Tigertail is one of the many films that are now on offer on streaming services, if you are really missing new releases due to all the cinemas being closed. This time, for the first time, I am reviewing a film available on Netflix, which will be useful for you all because I’m sure you all have Netflix. Tigertail is the newest Netflix Original for the platform, which has had a mixed output over the past year – with great hits like The Platform, Miss Americana and the To All the Boys I’ve Loved Before sequel, but also misses like Horse Girl and Love Wedding Repeat.
Tigertail is set in two different time zones and focuses on a Taiwanese man called Pin-jui, played by Hong Chi-Lee as a young man, and Tzi Mu as a middle-aged man. In the past, Pin-jui is a enthusiastic factory worker, who leaves behind his homeland and his forbidden love, Yuan (Joan Chen in the past; Yo-Hsing Fang in the present) to move to America with his arranged wife, Zhenzhen (Kunjue Li; Fiona Fu), and make a live for himself. In the present, Pin-jui is a melancholic middle-aged man, who has a estranged relationship with his daughter, Angela (Christine Ko), and begins to feel regretful and mournful for his life choices.
Tigertail is, overall, one of the better Netflix Originals to come out recently. It is not as entertaining or exciting as some recent Netflix Originals, especially The Platform, but that’s not an insult about the film at all. The film is instead, quite a sweet and soulful film that will really relax you. It would be a perfect film to watch on an relaxing Sunday afternoon, especially in light of everything that’s going on in the world right now.
One of the real strengths of the film is the film’s glorious visual style. The film is directed by Alan Yang, who has previously been known for his work on comedy television shows, including Parks and Recreation, The Good Place and most famously, Master of None, the latter of which he won an Emmy for. The film is beautifully shot, with really wonderful gorgeous cinematography and vibrant colours.
The film also has a really nice soundtrack, which much like the film, is sweet and soulful that leaves a lingering feeling. Also, the editing and montages in the film are also wonderful. In particular, there is a scene where Pin-jui, in the past, is constantly closes and reopening the shop where he works at, and this scene is really gloriously edited. Everything in how this film is made, from the direction to the cinematography to the editing is really wonderful, especially because this is Yang’s first feature film.
The performances are also wonderful. None of the performances are particularly big, dramatic, or emotional, but instead, they are quite restrained and understated, which really fits in with this kind of film. Mai heads up the cast very well, especially in how small and detailed his performance is. He bridges the gap between the present and past sections very well. Also, the younger performers, Chi-Lee, Li, Fang and Ko are all equally as impressive.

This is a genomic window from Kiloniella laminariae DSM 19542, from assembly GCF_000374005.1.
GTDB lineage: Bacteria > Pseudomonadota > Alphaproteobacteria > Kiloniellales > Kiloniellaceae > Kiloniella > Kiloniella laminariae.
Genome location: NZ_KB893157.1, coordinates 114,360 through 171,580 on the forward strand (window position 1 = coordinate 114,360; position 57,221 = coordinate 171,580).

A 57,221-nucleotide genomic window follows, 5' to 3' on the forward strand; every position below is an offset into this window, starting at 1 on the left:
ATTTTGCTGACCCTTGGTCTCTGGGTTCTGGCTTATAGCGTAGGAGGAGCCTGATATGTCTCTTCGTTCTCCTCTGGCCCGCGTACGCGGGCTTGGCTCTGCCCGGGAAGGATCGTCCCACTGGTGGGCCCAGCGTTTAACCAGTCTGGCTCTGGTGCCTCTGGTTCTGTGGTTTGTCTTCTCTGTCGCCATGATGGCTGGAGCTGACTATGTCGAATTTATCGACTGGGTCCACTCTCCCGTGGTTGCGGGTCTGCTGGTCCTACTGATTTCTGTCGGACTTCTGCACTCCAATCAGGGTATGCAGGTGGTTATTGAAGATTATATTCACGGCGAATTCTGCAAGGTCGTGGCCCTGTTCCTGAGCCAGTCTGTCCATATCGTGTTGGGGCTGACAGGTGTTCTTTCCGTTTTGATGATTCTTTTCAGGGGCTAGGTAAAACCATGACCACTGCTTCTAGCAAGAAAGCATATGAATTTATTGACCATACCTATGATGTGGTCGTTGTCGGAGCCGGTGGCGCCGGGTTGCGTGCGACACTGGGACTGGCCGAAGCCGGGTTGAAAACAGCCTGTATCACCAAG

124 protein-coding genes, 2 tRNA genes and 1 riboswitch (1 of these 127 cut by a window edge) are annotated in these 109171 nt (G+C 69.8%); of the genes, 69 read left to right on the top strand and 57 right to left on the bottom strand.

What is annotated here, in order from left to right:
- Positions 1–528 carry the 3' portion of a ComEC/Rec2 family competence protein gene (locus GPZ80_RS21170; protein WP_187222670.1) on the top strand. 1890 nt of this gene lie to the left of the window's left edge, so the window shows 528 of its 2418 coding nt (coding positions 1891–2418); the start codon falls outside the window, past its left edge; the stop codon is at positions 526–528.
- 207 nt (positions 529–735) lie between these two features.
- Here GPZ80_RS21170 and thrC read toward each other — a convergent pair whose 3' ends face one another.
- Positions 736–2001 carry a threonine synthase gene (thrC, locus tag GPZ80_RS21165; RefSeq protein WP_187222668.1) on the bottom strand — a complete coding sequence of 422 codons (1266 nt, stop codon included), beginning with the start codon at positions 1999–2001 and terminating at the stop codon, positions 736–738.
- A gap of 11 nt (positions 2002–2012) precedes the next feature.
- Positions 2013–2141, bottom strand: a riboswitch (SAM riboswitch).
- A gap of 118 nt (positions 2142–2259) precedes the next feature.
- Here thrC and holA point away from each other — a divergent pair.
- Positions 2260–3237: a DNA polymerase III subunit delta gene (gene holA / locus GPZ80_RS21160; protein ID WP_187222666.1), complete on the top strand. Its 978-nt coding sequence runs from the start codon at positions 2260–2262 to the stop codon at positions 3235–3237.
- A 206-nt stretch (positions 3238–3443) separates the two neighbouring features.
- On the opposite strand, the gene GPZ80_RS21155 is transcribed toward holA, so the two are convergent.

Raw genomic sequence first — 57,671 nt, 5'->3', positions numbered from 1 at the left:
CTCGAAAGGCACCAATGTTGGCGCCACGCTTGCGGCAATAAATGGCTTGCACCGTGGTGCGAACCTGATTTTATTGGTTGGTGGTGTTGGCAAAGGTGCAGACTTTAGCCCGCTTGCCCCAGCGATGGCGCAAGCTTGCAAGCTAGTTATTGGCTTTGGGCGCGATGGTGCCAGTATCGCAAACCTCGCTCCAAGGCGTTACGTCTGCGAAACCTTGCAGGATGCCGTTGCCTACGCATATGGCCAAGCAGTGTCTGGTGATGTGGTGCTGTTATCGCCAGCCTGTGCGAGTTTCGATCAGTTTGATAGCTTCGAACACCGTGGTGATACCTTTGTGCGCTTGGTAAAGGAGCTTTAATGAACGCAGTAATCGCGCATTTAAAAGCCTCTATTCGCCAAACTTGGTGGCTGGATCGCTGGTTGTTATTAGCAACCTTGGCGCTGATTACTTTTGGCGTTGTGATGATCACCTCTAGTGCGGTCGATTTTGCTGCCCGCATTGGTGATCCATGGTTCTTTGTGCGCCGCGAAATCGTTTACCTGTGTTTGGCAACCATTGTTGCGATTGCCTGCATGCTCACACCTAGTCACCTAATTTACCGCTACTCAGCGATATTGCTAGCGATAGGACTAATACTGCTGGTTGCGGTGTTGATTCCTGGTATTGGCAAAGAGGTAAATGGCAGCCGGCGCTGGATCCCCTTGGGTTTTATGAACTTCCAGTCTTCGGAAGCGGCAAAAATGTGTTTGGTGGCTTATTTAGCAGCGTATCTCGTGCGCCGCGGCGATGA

The themes in this film are fairly familiar and we’ve seen them in numerous films before, but that’s not to say they aren’t effective. In the film’s present-day sequences, it deals with themes of getting older, dealing with regrets and mistakes you’ve made, and repairing relationships with estranged family members; while, in it’s past sequences, it addressed themes of moving away from your homeland, losing your one true love, and homesickness. In particular, the arc of Pin-Jui’s wife, Zhenzhen is particularly interesting, especially for a character that could of been one-dimensional. During the film, we see her become homesick and bored at her new life, and through really lovely scenes, we see her form a friendship the only other person nearby who speaks Taiwanese, her neighbour Peijing (Cindera Che).
Although, the film is really great, sweet and soulful, the film could still be a bit more emotional. The film feels very reminiscent to recent films, like Moonlight (2016) and The Farewell (2019), in how quiet and passionate the film is. However, unlike these films, the film fails to hit you with it’s really sentimental and emotional undercurrents. Possibly, with the film’s length only at 90 minutes, it could of benefited from a longer run-time.
Overall, however, this film is definitely worth your time. If you are looking for a lovely and sweet film that is not too heavy or depressing, then you should definitely watch this film. And make sure not to get it confused with Tiger King, which is a very different watch. I really can’t wait to see what Yang does next.